Submitted June 1, 2017
Petition for Review of a Decision of the Compensation Review
Board of the District of Columbia Department of Employment
E. Pisano was on the brief for petitioner.
A. Racine, Attorney General for the District of Columbia,
Todd S. Kim, Solicitor General at the time the statement was
filed, and Loren L. AliKhan, Deputy Solicitor General at the
time the statement was filed, filed a statement in lieu of
brief for respondent.
Christopher R. Costabile was on the brief for intervenor.
Beckwith and McLeese, Associate Judges, and Farrell, Senior
BECKWITH, ASSOCIATE JUDGE.
Solomon Abebe was injured on the job and filed a workers'
compensation claim for disability benefits. His claim was
granted in part and denied in part, and the Compensation
Review Board (CRB) affirmed. Mr. Abebe petitions for our
review. Agreeing that the CRB erred in affirming the
compensation order, we vacate its decision and remand for
Abebe worked as a security guard at CVS, a job that required
him to stand for eight-hour shifts and watch for shoplifters,
among other duties. While he was at work one day in February
of 2013, Mr. Abebe approached a group of people he believed
were attempting to shoplift. They attacked him, punching and
kicking him and leaving him unconscious on the floor.
Christopher Magee treated Mr. Abebe for his injuries,
diagnosing him with post-traumatic calcific bursitis of the
right shoulder, lumbosacral strain, contusion of both knees,
and right ankle sprain. Dr. Magee performed arthroscopic
surgery to excise and debride a torn labral in Mr.
Abebe's right shoulder. An MRI of his right knee ruled
out any tears.
Abebe underwent two additional medical examinations prior to
the hearing on his workers' compensation claim. Dr.
Harvey Mininberg performed an independent medical evaluation
(IME) at Mr. Abebe's request and opined that he suffered
from a 36% permanent partial impairment to his right upper
extremity and a 32% permanent partial impairment to his right
lower extremity as a result of the attack. And Dr. Robert A.
Smith twice examined Mr. Abebe at his employer's request.
Dr. Smith opined that Mr. Abebe suffered from an 8% permanent
partial impairment to his right shoulder, 4% of which was
preexisting and 4% of which resulted from the attack. Dr.
Smith indicated that Mr. Abebe had 0% impairment in his right
Abebe sought awards of permanent partial disability (PPD) of
36% to his right upper extremity and 32% to his right lower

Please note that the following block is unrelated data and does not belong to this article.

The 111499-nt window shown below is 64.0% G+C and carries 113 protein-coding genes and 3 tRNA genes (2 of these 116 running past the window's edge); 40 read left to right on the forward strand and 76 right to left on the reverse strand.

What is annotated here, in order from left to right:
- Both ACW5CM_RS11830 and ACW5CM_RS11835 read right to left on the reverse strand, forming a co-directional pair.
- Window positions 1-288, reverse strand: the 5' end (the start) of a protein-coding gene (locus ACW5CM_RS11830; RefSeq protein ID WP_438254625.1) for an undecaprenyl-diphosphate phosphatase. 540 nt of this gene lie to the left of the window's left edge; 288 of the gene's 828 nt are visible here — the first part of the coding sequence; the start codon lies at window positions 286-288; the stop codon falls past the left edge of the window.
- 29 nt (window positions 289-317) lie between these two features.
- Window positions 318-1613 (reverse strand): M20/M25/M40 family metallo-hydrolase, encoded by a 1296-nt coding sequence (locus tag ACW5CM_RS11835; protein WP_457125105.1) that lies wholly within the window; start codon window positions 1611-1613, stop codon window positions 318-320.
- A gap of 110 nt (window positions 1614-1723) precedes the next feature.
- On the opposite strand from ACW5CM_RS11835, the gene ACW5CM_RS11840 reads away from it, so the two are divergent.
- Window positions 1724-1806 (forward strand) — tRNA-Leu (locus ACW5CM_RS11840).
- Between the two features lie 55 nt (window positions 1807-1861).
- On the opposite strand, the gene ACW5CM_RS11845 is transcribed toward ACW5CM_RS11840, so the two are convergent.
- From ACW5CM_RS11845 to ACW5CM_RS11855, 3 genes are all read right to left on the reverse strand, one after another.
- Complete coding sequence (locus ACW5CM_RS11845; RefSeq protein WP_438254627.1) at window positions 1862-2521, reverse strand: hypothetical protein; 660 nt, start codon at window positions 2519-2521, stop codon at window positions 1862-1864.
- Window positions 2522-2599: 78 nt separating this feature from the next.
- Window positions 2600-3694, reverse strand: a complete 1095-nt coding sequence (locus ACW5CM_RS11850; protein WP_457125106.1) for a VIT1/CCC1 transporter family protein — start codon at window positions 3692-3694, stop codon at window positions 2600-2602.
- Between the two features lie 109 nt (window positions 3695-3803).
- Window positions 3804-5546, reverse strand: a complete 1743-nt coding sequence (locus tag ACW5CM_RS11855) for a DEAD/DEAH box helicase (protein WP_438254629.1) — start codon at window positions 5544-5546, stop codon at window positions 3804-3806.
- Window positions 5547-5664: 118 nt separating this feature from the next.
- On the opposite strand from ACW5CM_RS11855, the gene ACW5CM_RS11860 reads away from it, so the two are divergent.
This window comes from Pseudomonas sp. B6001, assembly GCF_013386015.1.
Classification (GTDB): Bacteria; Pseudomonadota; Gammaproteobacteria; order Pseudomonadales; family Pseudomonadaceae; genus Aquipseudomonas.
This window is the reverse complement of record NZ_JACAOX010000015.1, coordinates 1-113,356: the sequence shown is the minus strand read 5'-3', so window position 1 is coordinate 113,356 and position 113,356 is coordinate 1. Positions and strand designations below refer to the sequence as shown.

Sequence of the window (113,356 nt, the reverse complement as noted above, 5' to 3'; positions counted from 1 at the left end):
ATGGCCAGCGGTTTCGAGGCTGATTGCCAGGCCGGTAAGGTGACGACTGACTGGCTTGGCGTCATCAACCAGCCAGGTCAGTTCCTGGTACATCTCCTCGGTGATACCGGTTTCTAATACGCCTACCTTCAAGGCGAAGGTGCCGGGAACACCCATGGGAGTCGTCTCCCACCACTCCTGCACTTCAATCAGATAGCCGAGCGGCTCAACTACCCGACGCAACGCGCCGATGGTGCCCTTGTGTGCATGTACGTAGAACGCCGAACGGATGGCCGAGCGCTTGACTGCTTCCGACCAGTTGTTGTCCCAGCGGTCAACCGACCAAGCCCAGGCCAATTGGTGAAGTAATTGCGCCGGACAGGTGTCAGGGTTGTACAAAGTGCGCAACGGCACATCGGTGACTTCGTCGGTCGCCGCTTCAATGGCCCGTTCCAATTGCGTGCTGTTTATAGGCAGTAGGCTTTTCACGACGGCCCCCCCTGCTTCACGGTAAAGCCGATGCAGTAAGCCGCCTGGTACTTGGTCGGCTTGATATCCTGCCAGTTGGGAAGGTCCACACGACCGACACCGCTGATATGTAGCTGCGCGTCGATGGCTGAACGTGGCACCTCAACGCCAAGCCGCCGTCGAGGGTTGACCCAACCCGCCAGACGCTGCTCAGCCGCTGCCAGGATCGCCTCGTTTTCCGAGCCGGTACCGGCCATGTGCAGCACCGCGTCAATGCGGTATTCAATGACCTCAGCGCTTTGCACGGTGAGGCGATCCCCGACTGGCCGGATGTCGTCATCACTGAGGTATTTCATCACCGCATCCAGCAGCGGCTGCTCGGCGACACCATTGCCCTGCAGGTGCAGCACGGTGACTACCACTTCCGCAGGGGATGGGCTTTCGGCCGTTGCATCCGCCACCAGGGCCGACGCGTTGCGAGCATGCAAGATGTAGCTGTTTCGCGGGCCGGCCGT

extremity, in line with Dr. Mininberg's opinion, and an
evidentiary hearing was held before an administrative law
judge (ALJ). The ALJ subsequently issued a compensation order
in which he found that Mr. Abebe was credible and continued
to experience pain and impairment, but in which he also
rejected Dr. Mininberg's PPD ratings entirely and Dr.
Smith's evaluation "to the extent that it does not
properly account for Mr. Abebe's subjective
complaints." The ALJ granted Mr. Abebe's claim in
part, awarding him compensation for an 8% PPD to his right
upper extremity but no compensation for his right lower
extremity. The ALJ found that, whereas Mr. Abebe could
previously stand for an eight-hour shift and ran and rode his
bicycle regularly, after the assault he struggled with pain,
could stand for no longer than twenty minutes at a time, and
could not "even press the pedal" of his bike due to
pain. The ALJ nevertheless believed himself
constrained to deny a compensation award for Mr. Abebe's
knee injury because "the evidentiary record provides no
basis for a specific percentage of disability based upon
those subjective complaints."
Abebe appealed to the Compensation Review Board, arguing that
the 0% PPD award for his right knee was not supported by
substantial evidence in the record. The CRB affirmed,
although on somewhat different grounds from the ALJ. The CRB
referred to an intervening decision of this court, M.C.
Dean, Inc. v. District of Columbia Department of Employment
Services, 146 A.3d 67 (D.C. 2016), in which we held that
"[a] schedule award should not increase based on
functional impairment of personal and social activities
because those are beyond the economic scope of the Act."
Id. at 76-77. The CRB concluded that evidence that
Mr. Abebe "is unable to run ...